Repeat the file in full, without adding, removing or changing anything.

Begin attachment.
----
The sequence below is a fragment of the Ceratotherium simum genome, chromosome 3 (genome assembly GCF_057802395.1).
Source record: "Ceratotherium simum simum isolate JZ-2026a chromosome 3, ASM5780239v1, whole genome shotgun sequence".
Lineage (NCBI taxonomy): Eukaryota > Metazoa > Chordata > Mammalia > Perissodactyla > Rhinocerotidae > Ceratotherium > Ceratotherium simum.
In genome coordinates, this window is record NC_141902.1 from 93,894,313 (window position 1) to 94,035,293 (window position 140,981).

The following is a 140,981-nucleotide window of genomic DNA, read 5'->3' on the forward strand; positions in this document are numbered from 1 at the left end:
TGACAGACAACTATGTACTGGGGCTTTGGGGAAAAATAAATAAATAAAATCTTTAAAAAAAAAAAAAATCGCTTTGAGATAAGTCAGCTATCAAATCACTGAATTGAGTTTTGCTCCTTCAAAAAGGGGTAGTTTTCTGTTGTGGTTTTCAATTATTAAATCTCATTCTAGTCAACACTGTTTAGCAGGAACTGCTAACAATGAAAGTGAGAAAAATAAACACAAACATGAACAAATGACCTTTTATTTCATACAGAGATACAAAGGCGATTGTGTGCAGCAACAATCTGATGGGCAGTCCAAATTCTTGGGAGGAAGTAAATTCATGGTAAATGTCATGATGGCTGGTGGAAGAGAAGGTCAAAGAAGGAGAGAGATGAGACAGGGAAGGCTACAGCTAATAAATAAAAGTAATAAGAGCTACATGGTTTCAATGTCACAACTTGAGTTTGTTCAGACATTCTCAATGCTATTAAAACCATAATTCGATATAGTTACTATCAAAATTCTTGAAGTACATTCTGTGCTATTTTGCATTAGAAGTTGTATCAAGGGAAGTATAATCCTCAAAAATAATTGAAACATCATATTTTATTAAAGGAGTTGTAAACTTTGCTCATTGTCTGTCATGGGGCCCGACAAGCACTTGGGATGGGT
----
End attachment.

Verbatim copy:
The sequence below is a fragment of the Ceratotherium simum genome, chromosome 3 (genome assembly GCF_057802395.1).
Source record: "Ceratotherium simum simum isolate JZ-2026a chromosome 3, ASM5780239v1, whole genome shotgun sequence".
Lineage (NCBI taxonomy): Eukaryota > Metazoa > Chordata > Mammalia > Perissodactyla > Rhinocerotidae > Ceratotherium > Ceratotherium simum.
In genome coordinates, this window is record NC_141902.1 from 93,894,313 (window position 1) to 94,035,293 (window position 140,981).

The following is a 140,981-nucleotide window of genomic DNA, read 5'->3' on the forward strand; positions in this document are numbered from 1 at the left end:
TGACAGACAACTATGTACTGGGGCTTTGGGGAAAAATAAATAAATAAAATCTTTAAAAAAAAAAAAAATCGCTTTGAGATAAGTCAGCTATCAAATCACTGAATTGAGTTTTGCTCCTTCAAAAAGGGGTAGTTTTCTGTTGTGGTTTTCAATTATTAAATCTCATTCTAGTCAACACTGTTTAGCAGGAACTGCTAACAATGAAAGTGAGAAAAATAAACACAAACATGAACAAATGACCTTTTATTTCATACAGAGATACAAAGGCGATTGTGTGCAGCAACAATCTGATGGGCAGTCCAAATTCTTGGGAGGAAGTAAATTCATGGTAAATGTCATGATGGCTGGTGGAAGAGAAGGTCAAAGAAGGAGAGAGATGAGACAGGGAAGGCTACAGCTAATAAATAAAAGTAATAAGAGCTACATGGTTTCAATGTCACAACTTGAGTTTGTTCAGACATTCTCAATGCTATTAAAACCATAATTCGATATAGTTACTATCAAAATTCTTGAAGTACATTCTGTGCTATTTTGCATTAGAAGTTGTATCAAGGGAAGTATAATCCTCAAAAATAATTGAAACATCATATTTTATTAAAGGAGTTGTAAACTTTGCTCATTGTCTGTCATGGGGCCCGACAAGCACTTGGGATGGGT